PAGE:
Mitochondria may not be inherited solely through the maternal line, according to new research that promises to overturn accepted biological wisdom.
08-30-02, 06:06 AM
It's been shown that sometimes sperm can pass along some mitochondria when depositing genetic material in the egg. it's not at all common, but can happen rarely. it's not new news though. of course, in some animals, it's quite normal (e.g. oysters).
This may be true, but I had not heard anything about this phenomena before. I was studying cell biology only last sprig semester and I recall that the textbook [the Cell a molecular approach, Cooper, 2000] did specifically mention that mitochondria was always inherited maternally. That is a book not two years old, so this can't be common knowledge... I have not read the latest edition of the Cell by Alberts et al., but still.
It is kinda strange that some of the mitochondria of the sperm escape into the ovum and actually become the majority (as was the case with the man in the Nwe Scientist article). The ovum is essentially a ready cell, but is haploid. All it needs is the other half of the genome from a sperm cell. It doesn't need mitochondria from the sperm cell, I think, but admittably this creates more diversity.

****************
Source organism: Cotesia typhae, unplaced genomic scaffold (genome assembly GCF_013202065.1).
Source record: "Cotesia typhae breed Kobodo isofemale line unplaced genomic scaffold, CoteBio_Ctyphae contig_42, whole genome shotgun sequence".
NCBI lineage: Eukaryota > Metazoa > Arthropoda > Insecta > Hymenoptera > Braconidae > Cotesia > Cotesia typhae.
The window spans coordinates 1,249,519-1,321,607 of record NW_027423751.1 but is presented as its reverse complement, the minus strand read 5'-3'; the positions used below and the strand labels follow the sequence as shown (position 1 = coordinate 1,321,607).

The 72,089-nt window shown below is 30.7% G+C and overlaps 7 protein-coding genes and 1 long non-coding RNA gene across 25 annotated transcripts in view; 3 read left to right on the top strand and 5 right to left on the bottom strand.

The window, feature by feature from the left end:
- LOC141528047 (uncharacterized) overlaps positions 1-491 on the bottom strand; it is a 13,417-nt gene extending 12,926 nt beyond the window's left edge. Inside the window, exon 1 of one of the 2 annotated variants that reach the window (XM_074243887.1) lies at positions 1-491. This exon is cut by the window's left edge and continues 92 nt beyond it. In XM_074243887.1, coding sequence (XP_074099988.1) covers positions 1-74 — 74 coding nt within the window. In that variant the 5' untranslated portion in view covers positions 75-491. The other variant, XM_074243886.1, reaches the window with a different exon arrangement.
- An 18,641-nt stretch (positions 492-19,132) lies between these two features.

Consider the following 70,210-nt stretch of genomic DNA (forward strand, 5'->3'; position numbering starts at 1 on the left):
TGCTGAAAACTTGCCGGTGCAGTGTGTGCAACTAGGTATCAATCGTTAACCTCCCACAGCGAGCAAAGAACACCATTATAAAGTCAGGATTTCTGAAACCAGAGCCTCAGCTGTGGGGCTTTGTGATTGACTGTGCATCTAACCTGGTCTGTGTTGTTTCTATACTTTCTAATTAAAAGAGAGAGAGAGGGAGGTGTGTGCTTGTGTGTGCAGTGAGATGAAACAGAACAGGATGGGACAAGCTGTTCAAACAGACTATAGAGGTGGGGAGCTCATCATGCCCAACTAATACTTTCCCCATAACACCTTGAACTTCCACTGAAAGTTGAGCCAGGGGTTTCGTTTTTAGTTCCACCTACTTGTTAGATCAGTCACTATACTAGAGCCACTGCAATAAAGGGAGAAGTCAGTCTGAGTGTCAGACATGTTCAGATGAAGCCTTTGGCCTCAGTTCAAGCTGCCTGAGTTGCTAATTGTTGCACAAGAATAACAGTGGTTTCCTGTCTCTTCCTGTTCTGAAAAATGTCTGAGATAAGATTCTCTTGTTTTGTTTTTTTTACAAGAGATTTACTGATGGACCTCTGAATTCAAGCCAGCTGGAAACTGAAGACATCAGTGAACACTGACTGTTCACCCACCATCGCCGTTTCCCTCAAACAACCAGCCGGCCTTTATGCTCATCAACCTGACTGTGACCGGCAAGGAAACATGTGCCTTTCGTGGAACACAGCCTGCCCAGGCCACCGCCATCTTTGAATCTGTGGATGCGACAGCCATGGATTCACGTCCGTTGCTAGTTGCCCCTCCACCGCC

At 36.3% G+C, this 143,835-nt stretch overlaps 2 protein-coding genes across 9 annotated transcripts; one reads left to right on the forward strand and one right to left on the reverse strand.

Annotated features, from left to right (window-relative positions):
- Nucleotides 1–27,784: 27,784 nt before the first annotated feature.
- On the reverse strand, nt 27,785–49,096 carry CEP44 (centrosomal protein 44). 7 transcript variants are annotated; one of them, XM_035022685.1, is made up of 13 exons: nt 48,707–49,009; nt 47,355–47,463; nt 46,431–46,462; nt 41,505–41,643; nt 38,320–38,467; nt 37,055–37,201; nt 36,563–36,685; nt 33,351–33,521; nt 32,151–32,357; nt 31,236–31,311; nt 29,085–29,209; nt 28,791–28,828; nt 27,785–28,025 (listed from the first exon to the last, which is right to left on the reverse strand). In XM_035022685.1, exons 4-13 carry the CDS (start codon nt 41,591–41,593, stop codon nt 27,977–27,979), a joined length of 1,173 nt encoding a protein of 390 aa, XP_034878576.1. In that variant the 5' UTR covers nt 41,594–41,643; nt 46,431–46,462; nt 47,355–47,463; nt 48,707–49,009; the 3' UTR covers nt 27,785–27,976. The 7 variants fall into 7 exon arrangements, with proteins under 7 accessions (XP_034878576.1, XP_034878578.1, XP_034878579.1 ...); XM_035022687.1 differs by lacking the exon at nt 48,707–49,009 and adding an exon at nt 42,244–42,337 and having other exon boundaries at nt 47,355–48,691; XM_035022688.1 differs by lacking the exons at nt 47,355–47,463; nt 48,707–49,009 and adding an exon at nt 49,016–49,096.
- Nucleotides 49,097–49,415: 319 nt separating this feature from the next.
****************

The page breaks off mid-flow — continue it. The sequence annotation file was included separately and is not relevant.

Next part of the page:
09-08-02, 12:28 AM
I was teaching Cell Biology at the University of Hawaii, and I'm not surprised that the text does not mention the uncommon occurrence of paternally inherited mtDNA, but it does happen occasionally. A little bit of library research will help you find the references. And, most stuff in a Cell Biology text book is not common knowledge but that does not detract from its veritibility.
Finally, even though you're right that the ovum doesn't need mitochondria from the sperm, the lack of that need will not prevent incidental transfer.
Good luck in your studies.
09-25-02, 04:54 PM
well, of course they can.